scapes are the stalks that grow from the tops of garlic plants.scapes can be used like scallions or chives, though they are often discarded when garlic is Harvested.If you want to grow your own garlic, cut the stalks as close to the base of the plant as you can, being careful not to damage the clove in the process.It is possible to chop or slice them to a size that is suitable for the dish you are preparing.
Step 1: In the early summer, look for scapes to grow.
As the weather warms, garlic plants start sending up stalks.Depending on where you live, this will be early to mid-June in the Northern hemisphere.It is possible that your garlic plants will not start producing scapes until July.The scapes are similar to green onions and can be mistaken for leaves.
Step 2: Wait for the stalks to start curling.
Don’t trim the garlic plants until they begin twisting and looping over on themselves.They will be full of flavor at this point.If you allow them to grow long enough, they can flower.When this happens, the stalks will still be usable.
Step 3: The scape is located at the base of the plant.
Use a pair of scissors or gardening shears to cut the stalks.The clove and surrounding leaves are vital to the plant’s growth and should not be damaged in the process.To avoid crushing the stalks, try to make your cut as clean as possible.The plant will use more resources if the scape is removed.The result is bigger garlic cloves.
Step 4: Store scapes in the fridge.
Wrap your scapes in a plastic bag or damp paper towel and put them in the drawer.They should stay good for up to 3 weeks without losing their signature flavor or crunch.If you plan on using the stalks within a few days, you can place them in a glass of cool water and leave them on the countertop.Change the water daily for maximum freshness.
Step 5: The scapes should be washed thoroughly.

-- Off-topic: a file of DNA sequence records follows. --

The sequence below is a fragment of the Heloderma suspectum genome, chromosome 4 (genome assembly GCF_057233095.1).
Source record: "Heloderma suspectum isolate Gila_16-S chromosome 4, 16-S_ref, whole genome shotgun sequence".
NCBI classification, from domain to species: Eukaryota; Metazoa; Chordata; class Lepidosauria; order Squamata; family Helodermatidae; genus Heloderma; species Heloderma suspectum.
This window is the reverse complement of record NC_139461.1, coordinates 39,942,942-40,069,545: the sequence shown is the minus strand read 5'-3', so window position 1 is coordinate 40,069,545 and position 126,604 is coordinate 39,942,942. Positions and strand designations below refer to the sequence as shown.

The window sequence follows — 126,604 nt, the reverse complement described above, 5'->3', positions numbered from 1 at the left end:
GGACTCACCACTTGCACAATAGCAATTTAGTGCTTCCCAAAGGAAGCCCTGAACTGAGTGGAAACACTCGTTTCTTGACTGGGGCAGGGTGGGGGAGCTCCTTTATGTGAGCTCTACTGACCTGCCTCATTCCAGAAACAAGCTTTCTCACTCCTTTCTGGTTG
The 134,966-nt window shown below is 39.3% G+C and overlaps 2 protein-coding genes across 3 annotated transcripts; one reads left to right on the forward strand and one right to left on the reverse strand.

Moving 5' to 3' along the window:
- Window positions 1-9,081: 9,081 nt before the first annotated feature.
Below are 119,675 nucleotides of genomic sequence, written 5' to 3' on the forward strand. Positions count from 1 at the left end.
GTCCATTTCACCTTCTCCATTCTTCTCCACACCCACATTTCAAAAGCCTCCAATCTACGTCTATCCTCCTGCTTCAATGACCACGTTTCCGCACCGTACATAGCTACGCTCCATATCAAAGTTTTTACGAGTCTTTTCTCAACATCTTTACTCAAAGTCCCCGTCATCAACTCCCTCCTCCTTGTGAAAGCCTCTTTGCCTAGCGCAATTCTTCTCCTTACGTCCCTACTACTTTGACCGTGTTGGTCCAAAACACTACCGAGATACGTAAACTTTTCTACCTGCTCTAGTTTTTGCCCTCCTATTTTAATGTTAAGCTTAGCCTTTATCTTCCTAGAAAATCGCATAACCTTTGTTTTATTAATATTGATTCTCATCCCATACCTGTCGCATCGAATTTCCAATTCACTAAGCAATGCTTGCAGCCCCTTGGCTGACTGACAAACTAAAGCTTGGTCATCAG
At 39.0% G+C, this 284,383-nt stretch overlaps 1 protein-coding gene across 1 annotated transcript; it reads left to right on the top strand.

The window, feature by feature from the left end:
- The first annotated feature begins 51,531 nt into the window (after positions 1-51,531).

You can hold a bundle of stalks under the water.To remove dirt and debris from the stalks, use your fingertips.pat the scapes dry with a clean paper towel after shaking off the excess water.It is possible to wash a lot of scapes in one go.Don’t try to clean scapes by soaking them.They can absorb too much water and lose their flavor.
Step 6: The scapes should be on a board.
Since you will be making a lot of quick cuts, you need a cutting board or mat to protect your countertops.It is recommended that you cut them one at a time because they vary in size.
Step 7: Remove the ends from the stalks.
The tip of the scape is below the white neck.For the lower end of the stalks, do the same.Either add the sections to your compost heap or toss them in the trash.The green shaft should be left for you.The top and bottom parts of the scape are tough and should be thrown away.
Step 8: The scapes can be cut into thin slices.
Move the blade of your knife up and down along the length of the stalks with a smooth lever action, holding them steady with your free hand.It may be necessary to stop as you go.The same way as scallions, leeks, or chives, your scapes will give a burst of aromatic flavor when sliced.Depending on your knife-handling skills and intended use for the scapes, the thickness of each slice will be different.Sprinkle sliced scapes onto a salad or loaded baked potato, or toss them into a stir fry.They can be used in sauces and dips like salsa verde.
Step 9: For more delicious cooking, leave the scapes in larger pieces.
Cut the stalks into sections roughly the same size as broken green beans, instead of aiming for a fine slice.They are perfect for adding a deep, savory note to soups, stew, and marinades.If you don’t want to eat the scapes, leave the stalks a little longer so they’ll be easy to pick out when you’re done cooking.If you want to serve chopped scapes on their own, try steaming them.They have a mild onion flavor when cooked.